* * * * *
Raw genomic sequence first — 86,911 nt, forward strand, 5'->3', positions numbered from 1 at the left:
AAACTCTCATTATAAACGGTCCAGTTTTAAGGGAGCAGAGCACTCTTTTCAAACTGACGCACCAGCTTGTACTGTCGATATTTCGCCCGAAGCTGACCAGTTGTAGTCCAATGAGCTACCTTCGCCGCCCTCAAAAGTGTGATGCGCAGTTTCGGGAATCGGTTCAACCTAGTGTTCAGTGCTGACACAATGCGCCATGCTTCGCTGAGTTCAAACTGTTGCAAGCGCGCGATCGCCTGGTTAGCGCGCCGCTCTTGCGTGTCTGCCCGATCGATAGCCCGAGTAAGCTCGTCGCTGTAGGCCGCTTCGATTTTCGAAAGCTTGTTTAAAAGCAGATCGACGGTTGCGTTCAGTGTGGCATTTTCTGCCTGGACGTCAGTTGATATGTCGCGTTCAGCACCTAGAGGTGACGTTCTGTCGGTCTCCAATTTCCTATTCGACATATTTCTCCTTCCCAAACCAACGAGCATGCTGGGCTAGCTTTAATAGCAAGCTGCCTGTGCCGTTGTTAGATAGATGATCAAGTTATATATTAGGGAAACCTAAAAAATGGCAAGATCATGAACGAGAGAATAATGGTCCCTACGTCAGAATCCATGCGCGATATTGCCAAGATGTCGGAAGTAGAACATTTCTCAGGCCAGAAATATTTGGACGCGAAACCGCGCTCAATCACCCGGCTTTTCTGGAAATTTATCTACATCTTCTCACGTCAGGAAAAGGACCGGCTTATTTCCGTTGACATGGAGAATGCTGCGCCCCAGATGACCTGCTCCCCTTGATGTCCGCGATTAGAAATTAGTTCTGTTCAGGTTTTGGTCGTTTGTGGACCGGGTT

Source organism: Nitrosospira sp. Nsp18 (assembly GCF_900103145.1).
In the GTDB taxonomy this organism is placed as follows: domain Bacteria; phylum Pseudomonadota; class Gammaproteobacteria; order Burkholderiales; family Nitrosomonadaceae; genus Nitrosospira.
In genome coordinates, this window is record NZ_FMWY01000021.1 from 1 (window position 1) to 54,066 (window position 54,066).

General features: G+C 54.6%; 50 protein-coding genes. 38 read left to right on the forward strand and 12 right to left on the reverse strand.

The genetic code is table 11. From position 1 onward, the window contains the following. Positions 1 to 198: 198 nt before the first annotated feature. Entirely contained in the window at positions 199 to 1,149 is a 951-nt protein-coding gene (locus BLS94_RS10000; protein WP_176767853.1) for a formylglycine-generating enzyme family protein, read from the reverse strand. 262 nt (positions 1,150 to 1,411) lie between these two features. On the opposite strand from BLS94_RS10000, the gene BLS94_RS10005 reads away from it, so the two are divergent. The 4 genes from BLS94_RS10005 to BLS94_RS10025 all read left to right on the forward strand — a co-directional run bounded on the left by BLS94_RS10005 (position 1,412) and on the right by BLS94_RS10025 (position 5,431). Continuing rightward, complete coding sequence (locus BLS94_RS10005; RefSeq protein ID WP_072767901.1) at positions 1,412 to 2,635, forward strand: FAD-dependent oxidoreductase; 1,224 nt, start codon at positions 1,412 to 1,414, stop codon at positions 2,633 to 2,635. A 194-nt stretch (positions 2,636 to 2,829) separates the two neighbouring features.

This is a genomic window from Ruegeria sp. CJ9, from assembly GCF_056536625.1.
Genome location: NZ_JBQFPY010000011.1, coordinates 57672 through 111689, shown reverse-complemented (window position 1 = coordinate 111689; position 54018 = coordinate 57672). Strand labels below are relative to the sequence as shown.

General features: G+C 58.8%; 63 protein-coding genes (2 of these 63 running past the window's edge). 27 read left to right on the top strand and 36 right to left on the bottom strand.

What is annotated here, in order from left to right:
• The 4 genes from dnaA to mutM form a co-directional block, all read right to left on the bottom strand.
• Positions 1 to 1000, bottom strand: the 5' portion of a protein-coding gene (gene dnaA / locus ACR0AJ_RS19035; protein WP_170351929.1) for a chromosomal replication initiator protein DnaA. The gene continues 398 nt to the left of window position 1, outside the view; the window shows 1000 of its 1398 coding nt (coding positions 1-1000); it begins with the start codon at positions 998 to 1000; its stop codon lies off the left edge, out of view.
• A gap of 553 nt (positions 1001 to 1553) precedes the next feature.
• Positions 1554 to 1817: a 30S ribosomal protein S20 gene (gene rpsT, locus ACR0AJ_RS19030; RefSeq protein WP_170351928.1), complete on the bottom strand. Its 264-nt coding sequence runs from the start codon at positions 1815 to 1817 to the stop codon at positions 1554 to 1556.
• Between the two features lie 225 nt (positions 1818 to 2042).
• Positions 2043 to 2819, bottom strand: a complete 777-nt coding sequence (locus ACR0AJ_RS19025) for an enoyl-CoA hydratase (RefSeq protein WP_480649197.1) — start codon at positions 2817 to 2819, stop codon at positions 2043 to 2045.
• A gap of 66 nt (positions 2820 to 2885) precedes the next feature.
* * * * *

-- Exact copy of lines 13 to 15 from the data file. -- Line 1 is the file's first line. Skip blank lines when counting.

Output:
• Positions 1 to 1000, bottom strand: the 5' portion of a protein-coding gene (gene dnaA / locus ACR0AJ_RS19035; protein WP_170351929.1) for a chromosomal replication initiator protein DnaA. The gene continues 398 nt to the left of window position 1, outside the view; the window shows 1000 of its 1398 coding nt (coding positions 1-1000); it begins with the start codon at positions 998 to 1000; its stop codon lies off the left edge, out of view.
• A gap of 553 nt (positions 1001 to 1553) precedes the next feature.
• Positions 1554 to 1817: a 30S ribosomal protein S20 gene (gene rpsT, locus ACR0AJ_RS19030; RefSeq protein WP_170351928.1), complete on the bottom strand. Its 264-nt coding sequence runs from the start codon at positions 1815 to 1817 to the stop codon at positions 1554 to 1556.